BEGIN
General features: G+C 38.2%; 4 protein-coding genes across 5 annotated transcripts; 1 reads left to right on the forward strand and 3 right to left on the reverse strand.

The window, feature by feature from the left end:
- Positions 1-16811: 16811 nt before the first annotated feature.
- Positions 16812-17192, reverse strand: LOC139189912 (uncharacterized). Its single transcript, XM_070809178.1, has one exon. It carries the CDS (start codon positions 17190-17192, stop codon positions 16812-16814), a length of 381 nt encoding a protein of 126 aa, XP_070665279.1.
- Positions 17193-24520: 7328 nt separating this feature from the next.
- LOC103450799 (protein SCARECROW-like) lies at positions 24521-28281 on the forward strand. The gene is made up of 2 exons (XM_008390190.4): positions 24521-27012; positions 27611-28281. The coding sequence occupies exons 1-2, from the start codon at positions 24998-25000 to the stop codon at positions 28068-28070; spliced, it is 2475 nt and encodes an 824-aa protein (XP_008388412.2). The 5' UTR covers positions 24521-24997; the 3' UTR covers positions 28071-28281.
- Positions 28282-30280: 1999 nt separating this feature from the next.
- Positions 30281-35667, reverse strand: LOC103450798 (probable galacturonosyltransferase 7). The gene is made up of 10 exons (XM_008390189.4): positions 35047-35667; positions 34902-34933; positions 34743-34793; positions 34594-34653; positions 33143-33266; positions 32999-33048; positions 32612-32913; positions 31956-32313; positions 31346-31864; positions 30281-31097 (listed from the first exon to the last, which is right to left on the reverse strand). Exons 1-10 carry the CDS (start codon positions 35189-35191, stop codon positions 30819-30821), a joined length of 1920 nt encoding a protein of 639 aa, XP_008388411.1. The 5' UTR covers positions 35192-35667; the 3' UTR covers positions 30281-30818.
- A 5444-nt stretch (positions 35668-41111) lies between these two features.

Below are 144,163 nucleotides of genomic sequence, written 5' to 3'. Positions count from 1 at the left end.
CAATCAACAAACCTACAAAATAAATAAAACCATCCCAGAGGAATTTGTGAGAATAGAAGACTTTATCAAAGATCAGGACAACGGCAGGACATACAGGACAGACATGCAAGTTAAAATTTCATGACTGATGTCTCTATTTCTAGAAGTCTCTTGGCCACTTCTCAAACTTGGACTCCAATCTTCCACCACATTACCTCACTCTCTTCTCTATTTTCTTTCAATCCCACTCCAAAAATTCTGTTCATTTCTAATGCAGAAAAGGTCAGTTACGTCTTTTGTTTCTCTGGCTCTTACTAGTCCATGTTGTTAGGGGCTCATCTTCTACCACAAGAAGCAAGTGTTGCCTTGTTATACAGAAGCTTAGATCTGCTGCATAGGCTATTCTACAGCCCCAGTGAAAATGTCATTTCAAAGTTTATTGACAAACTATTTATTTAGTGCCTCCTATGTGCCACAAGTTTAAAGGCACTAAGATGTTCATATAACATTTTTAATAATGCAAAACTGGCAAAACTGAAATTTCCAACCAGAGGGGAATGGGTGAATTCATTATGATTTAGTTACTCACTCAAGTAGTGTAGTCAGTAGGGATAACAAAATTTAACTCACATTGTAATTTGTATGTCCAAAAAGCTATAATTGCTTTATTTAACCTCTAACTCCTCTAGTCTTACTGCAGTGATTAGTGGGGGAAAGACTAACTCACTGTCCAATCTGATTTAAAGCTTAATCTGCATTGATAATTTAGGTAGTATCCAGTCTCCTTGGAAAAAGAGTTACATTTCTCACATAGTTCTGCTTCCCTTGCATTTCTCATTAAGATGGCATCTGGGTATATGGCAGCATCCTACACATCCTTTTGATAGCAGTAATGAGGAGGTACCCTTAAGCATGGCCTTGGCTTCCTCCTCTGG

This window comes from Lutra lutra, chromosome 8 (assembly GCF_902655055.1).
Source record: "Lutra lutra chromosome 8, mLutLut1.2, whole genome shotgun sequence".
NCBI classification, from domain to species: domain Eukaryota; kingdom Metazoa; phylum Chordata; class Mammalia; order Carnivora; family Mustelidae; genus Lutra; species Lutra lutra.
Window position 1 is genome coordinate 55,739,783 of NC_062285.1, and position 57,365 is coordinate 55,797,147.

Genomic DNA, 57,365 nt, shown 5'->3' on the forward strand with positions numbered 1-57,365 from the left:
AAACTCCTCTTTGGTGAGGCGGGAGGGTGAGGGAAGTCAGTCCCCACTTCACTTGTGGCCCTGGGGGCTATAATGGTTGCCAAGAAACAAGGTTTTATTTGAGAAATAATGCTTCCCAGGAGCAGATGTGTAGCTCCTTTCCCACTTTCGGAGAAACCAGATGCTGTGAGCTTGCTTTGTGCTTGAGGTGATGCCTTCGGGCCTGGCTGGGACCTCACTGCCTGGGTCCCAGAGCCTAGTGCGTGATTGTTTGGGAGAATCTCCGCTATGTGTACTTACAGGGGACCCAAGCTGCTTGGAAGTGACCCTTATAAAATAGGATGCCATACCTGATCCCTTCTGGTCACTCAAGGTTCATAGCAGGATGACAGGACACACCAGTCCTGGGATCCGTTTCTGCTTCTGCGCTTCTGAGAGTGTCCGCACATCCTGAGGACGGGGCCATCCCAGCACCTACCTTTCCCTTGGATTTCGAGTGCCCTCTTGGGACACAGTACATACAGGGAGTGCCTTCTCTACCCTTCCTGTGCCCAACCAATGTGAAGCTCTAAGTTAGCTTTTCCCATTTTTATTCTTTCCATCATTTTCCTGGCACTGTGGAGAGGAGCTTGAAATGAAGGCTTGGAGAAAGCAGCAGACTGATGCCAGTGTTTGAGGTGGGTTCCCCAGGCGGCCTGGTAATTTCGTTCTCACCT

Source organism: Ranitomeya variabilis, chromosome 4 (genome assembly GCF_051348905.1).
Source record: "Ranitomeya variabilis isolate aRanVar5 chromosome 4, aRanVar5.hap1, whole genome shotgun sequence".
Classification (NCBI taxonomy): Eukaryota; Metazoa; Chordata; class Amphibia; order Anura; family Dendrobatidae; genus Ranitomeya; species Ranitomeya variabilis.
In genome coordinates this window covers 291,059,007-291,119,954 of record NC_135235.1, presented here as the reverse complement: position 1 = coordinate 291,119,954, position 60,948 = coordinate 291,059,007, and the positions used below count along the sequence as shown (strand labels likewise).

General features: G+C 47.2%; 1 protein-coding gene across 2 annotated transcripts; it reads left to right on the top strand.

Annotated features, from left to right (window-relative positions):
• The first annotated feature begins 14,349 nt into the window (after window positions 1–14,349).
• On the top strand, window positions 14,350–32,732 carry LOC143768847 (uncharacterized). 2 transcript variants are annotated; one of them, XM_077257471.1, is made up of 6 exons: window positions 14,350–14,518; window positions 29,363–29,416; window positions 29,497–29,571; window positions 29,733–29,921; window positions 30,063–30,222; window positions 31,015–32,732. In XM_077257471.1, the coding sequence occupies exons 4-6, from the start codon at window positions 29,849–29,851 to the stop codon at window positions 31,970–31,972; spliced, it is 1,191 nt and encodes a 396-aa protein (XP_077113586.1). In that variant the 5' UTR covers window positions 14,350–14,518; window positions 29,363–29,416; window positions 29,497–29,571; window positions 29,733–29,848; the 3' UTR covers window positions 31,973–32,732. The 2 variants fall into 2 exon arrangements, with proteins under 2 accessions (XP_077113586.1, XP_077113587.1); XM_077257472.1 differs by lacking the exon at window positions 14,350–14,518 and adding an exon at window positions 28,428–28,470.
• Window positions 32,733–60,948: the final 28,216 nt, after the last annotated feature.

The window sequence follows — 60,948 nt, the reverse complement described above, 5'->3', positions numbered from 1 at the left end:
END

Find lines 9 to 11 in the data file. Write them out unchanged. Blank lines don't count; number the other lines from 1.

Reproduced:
- A 5444-nt stretch (positions 35668-41111) lies between these two features.

Below are 144,163 nucleotides of genomic sequence, written 5' to 3'. Positions count from 1 at the left end.
CAATCAACAAACCTACAAAATAAATAAAACCATCCCAGAGGAATTTGTGAGAATAGAAGACTTTATCAAAGATCAGGACAACGGCAGGACATACAGGACAGACATGCAAGTTAAAATTTCATGACTGATGTCTCTATTTCTAGAAGTCTCTTGGCCACTTCTCAAACTTGGACTCCAATCTTCCACCACATTACCTCACTCTCTTCTCTATTTTCTTTCAATCCCACTCCAAAAATTCTGTTCATTTCTAATGCAGAAAAGGTCAGTTACGTCTTTTGTTTCTCTGGCTCTTACTAGTCCATGTTGTTAGGGGCTCATCTTCTACCACAAGAAGCAAGTGTTGCCTTGTTATACAGAAGCTTAGATCTGCTGCATAGGCTATTCTACAGCCCCAGTGAAAATGTCATTTCAAAGTTTATTGACAAACTATTTATTTAGTGCCTCCTATGTGCCACAAGTTTAAAGGCACTAAGATGTTCATATAACATTTTTAATAATGCAAAACTGGCAAAACTGAAATTTCCAACCAGAGGGGAATGGGTGAATTCATTATGATTTAGTTACTCACTCAAGTAGTGTAGTCAGTAGGGATAACAAAATTTAACTCACATTGTAATTTGTATGTCCAAAAAGCTATAATTGCTTTATTTAACCTCTAACTCCTCTAGTCTTACTGCAGTGATTAGTGGGGGAAAGACTAACTCACTGTCCAATCTGATTTAAAGCTTAATCTGCATTGATAATTTAGGTAGTATCCAGTCTCCTTGGAAAAAGAGTTACATTTCTCACATAGTTCTGCTTCCCTTGCATTTCTCATTAAGATGGCATCTGGGTATATGGCAGCATCCTACACATCCTTTTGATAGCAGTAATGAGGAGGTACCCTTAAGCATGGCCTTGGCTTCCTCCTCTGG